“The world is running out of raw materials, so I want to repurpose these wastes into a new, accessible bio-material for everyday life,” Tran told Dezeen.


Six animal leather alternatives made from plants and food waste

Palm leather by Tjeerd Veenhoven

Dutch designer Tjeerd Veenhoven turned to plant fibre to create his vegan leather, much like Piñatex, although opting to source it from the leaves of the areca palm instead of from pineapples.

The material, which is initially brittle, is submerged in a softening solution for multiple days until it becomes pliable.

This solution consists exclusively of non-toxic ingredients that have been labelled fit for human consumption, including glycerin and water.

Veenhoven has fashioned the resulting material into everything from bags and book sleeves to shoe soles and rugs, with undulating palm leather strips attached to a woven base.


Bio-leather by Shahar Livne

Discarded animal fat and bones from a slaughterhouse are tinted and plasticised using waste blood to create Israeli designer Shahar Livne‘s bio-leather.

The material can be moulded or 3D printed and has already been integrated into a pair of trainers, designed by Livne in collaboration with German footwear brand Nat-2.

Although the material is so far only viable for use in a small, deep red panel, the designer hopes to develop the material so that it can be used to create the entire shoe.

“This bio-leather offers a new, out-of-the-box possibility that utilises animal by-products that are low in cost and pollution, and that mitigate the amount of waste created by meat-production industries,” she told Dezeen.


Six animal leather alternatives made from plants and food waste

Mylo by Bolt Threads

The first bio-based leather alternative that looks set to go mainstream is Mylo by US biotechnology company Bolt Threads.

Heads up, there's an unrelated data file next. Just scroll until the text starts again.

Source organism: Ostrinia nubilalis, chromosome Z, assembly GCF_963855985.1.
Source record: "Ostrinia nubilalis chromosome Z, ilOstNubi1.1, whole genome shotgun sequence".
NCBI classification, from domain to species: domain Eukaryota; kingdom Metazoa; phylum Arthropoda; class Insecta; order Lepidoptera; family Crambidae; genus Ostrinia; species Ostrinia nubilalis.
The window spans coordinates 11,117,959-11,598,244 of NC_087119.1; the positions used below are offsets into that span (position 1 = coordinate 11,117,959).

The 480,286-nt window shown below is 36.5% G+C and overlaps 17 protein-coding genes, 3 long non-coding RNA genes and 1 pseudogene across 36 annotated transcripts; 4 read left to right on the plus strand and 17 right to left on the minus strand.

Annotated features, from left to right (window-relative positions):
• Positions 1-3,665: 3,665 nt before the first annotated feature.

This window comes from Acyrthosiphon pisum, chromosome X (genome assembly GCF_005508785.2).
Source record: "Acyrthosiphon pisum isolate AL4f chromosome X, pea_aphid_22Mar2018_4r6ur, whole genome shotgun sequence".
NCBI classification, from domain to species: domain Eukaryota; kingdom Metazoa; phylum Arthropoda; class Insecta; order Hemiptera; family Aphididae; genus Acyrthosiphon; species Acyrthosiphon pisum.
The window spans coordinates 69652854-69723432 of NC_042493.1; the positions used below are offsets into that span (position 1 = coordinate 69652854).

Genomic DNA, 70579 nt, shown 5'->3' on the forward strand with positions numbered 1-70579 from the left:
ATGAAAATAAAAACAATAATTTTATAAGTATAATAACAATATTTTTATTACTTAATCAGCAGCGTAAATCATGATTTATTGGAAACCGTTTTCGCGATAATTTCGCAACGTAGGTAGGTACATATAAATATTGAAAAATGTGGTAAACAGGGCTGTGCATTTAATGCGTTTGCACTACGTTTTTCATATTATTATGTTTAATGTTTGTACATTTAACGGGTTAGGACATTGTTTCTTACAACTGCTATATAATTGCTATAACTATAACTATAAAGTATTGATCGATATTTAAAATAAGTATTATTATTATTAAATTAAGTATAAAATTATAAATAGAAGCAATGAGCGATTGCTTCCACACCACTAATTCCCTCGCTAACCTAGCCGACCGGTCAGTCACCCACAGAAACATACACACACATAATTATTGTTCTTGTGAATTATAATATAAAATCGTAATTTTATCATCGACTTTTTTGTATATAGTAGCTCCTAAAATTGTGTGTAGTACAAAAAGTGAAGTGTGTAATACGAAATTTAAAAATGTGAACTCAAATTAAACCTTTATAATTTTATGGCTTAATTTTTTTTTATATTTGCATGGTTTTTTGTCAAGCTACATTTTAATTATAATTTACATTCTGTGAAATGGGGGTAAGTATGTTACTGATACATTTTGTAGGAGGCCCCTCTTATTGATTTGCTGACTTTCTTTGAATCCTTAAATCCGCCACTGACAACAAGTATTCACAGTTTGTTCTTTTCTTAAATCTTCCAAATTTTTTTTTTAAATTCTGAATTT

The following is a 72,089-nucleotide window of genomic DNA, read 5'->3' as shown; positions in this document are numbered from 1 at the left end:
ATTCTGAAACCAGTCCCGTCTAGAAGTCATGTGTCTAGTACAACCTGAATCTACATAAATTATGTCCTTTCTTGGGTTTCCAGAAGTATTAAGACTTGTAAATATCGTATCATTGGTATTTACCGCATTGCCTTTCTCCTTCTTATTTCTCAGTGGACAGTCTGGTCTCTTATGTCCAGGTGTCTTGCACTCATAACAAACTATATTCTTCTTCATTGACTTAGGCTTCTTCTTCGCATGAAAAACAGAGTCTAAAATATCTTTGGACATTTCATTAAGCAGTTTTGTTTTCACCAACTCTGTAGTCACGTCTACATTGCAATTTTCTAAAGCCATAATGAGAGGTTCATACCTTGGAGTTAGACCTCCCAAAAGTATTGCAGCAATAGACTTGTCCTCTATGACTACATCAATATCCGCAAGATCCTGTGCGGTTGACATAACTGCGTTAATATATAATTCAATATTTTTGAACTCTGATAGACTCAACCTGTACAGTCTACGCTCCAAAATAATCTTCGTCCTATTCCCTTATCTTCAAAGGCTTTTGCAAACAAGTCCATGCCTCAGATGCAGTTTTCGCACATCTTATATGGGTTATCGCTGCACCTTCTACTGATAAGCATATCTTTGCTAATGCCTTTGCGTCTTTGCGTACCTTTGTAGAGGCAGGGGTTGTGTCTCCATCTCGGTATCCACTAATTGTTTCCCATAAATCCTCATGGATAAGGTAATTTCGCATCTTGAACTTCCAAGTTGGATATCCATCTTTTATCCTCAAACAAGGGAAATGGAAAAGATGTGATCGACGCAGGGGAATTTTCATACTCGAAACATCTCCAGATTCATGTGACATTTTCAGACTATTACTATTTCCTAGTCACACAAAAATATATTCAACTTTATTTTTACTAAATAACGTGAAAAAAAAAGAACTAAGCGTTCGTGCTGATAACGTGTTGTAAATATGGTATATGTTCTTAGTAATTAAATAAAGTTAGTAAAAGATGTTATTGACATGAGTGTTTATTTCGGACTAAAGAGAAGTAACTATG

Created from mycelium, the branching filament structure that mushrooms and other fungi use to grow, the material reportedly consumes substantially less water than is needed to produce animal leather while emitting fewer greenhouse gases.

Major luxury fashion houses including Stella McCartney, Adidas and Gucci parent company Kering have invested in upscaling the production of the material and are set to release the first mass-market products made from Mylo next year.

Elsewhere, Finnish studio Aivan has used a mycelium-based leather to cover the ear pads of its Korvaa headphones, which are entirely made of materials grown by live microbes.


Lino Leather by Don Kwaning 

Over a series of material experiments, Eindhoven graduate Don Kwaning has adapted linoleum, which is commonly used as flooring, into various different leathers (top).

A thicker version mimics the textured, wrinkly finish of rumen leather, which is made of cattle stomach, while a thinner one approximates the soft exterior and flexibility of more commercial varieties.

“It is a material with great future potential,” Kwaning told Dezeen. “Many people don’t even know it’s made from only natural materials.”

In fact, although it resembles plastic, linoleum actually consists of linseed oil mixed with a filler such as powdered cork, which is applied to a cloth backing and left to harden.